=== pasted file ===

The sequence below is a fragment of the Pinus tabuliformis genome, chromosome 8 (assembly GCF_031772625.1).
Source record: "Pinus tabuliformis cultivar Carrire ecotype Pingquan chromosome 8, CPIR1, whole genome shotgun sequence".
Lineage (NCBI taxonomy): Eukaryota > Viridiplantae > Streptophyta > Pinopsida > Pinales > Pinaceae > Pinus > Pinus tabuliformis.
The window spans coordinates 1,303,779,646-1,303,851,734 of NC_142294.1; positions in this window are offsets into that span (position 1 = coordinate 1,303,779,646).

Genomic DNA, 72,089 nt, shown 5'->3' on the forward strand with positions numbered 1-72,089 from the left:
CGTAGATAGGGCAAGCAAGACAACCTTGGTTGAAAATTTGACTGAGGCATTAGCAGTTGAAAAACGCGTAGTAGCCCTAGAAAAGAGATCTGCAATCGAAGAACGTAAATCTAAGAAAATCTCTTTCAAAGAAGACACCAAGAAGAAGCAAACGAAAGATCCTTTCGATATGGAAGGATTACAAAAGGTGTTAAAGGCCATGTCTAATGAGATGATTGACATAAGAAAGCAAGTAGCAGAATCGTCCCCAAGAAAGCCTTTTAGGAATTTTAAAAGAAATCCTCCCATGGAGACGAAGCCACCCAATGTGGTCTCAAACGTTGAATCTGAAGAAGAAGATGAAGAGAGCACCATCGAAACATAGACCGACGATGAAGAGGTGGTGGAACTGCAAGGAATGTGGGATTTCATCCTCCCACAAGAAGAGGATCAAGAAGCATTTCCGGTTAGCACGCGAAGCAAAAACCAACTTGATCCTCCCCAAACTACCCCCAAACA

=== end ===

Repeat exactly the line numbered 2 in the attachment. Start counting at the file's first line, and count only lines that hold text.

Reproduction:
Source record: "Pinus tabuliformis cultivar Carrire ecotype Pingquan chromosome 8, CPIR1, whole genome shotgun sequence".